The home stretch of Fantasia 2015 is almost upon us. It’s hard to believe the fest is nearing its end, but the coverage continues all the same. Here’s a quick rundown of some of what I saw this week.
I believe I’ve said this before, but some of the best Fantasia experiences I’ve had are with films I knew almost nothing about going in. Such was the case with He Never Died. I knew it had Henry Rollins in the lead, I knew he was a cannibal, and that was about it. And true to form, I had one of the best experiences of the year so far. It’s not a perfect film, mind, but Rollins’ performance alone elevates the film above any petty flaws that I might be able to find in it.
Rollins plays Jack, a reclusive man who’s apparently as tough as old boot leather and has a taste for human flesh. Jack lives day by day, trying to keep his proclivities in check and stay out of trouble. Of course, this becomes considerably harder when in the same week Jack runs afoul of the local mob and meets the daughter he never knew he had.
The centerpiece of He Never Died is Rollins’ astounding performance as Jack, which mixes phenomenal deadpan deliveries with heaps of charm. It’s astounding that Rollins has never headlined a feature film before, and I hope this is just the start for him because watching him onscreen is an engrossing experience.
Of course, the film isn’t perfect. At times it feels like its spinning its wheels a bit, it could use a more complete ending and it feels a bit too gore-happy. But those are piddling complaints towards an otherwise hugely entertaining experience. Apparently the film is being developed into a Netflix series, and if that happens I’m all the way on board.
Director Mamoru Oshii is best known for the Ghost in the Shell series, the first of which is one of the most influential anime films of all time. With such a staggering achievement under his belt, you’d see why studios would essentially give him carte blanche on future projects, allowing him as much creative freedom as he needs.
Nowhere Girl, his new live action film, might be proof that that may not be the best idea. The film follows Ai, a student at an all-girls art college, thrown into social withdrawal by a severe bout of PTSD. After some trauma, AI is receding further and further into herself, prompting bullying from her classmates and concern from her teachers.
The first 80-odd minutes of Nowhere Girl is, and I need to be harsh about this, dull. It’s one scene of slow pans across still frames set to soft piano after another. And while I get that stillness and quiet meditation are two of Oshii’s calling cards, here it just feels like the majority of the film has no forward momentum whatsoever.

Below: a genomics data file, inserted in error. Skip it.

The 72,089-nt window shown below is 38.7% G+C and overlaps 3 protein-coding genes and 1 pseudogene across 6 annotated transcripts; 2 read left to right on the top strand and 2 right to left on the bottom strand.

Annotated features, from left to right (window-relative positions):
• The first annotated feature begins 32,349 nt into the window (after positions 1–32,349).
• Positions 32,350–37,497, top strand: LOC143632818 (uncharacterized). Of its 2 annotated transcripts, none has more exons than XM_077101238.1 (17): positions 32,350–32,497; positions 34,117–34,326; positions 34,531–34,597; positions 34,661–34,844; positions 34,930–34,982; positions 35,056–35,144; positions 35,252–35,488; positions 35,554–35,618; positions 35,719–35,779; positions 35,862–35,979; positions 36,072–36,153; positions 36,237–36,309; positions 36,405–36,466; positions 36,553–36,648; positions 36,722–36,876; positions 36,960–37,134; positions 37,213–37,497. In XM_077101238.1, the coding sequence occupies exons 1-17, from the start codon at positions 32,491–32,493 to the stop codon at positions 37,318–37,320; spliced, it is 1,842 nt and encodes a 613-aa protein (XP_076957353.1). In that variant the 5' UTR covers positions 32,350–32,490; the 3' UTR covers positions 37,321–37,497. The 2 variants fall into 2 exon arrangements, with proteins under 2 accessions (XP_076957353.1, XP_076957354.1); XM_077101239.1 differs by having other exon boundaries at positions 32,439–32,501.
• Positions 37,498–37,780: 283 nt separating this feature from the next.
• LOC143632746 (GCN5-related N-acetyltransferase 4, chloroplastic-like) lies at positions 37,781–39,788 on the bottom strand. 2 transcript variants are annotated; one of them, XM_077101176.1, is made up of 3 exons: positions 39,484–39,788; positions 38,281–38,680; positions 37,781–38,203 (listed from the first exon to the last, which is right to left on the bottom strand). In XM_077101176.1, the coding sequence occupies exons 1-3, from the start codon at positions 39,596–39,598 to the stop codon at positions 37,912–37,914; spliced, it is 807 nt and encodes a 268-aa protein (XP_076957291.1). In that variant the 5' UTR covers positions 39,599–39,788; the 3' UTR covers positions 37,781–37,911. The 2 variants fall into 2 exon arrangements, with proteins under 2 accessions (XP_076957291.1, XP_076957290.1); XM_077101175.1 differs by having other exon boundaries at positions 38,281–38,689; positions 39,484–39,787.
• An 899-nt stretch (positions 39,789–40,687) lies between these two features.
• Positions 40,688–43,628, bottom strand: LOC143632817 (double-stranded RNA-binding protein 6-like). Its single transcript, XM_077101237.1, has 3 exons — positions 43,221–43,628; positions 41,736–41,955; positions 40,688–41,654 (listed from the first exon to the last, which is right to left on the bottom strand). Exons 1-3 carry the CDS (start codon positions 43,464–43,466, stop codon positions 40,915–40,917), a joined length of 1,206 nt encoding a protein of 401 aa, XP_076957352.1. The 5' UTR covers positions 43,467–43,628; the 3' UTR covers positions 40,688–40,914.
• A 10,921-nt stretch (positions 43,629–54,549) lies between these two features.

Of course, there IS a really good fight scene. A really, really, really good fight scene, because as you may expect the movie has a big twist at the end. A lame one, as it turns out, but one that at least facilitates the aforementioned really, really good fight scene. But as good as it is, it doesn’t make everything that comes before and after it less of a droning, repetitive slog that feels mostly like the product of rampant directorial indulgence.
Found footage horror isn’t too likely to pique a lot of interest these days. Since Blair Witch opened the door to every schmoe with a camera who wants to make a horror film, the market has been flooded with wave after wave of cheap, unimaginative, motion-sickness inducing dreck.
And yet. It’s still very possible for a found-footage horror movie to be good. And JeruZalem is the proof.
JeruZalem follows two American tourists as their trip to Israel unexpectedly brings them to Jerusalem during Yom Kippur. One of the two naturally is filming the whole thing on her brand new pair of Smart Glasses, which gives us literally a first-hand look when the biblical apocalypse happens and the city is beset by demons and giants.
While JeruZalem plays to a LOT of eye-roll inducing horror conventions, it also innovates in some really interesting ways. The use Smart Glass opens up some interesting new storytelling devices, for one. When our protagonist meets someone, for example, we can see her glasses recognize their face and open up their Facebook profile (or Myspace page in the case of her dad, in a really clever little joke), which acts as a quick way to get exposition out of the way. Some may see it as a gimmick, but I thought it was a really interesting and innovative device for getting the story told and the characters established quickly.
The visuals are also pretty interesting, though the budget obviously means that we see precious little of the demons that attack our heroes. But what we do see feels striking and interesting, and that goes a long way.
Of course, it takes a bit of while to get off the ground, but that aside I see a lot of potential in JeruZalem. There’s a lot of cleverness and craft on display. It would be easy to write it off as just another found footage horror flick, but even if this film doesn’t make a huge splash, it may be worth it to see what the directors have in store next.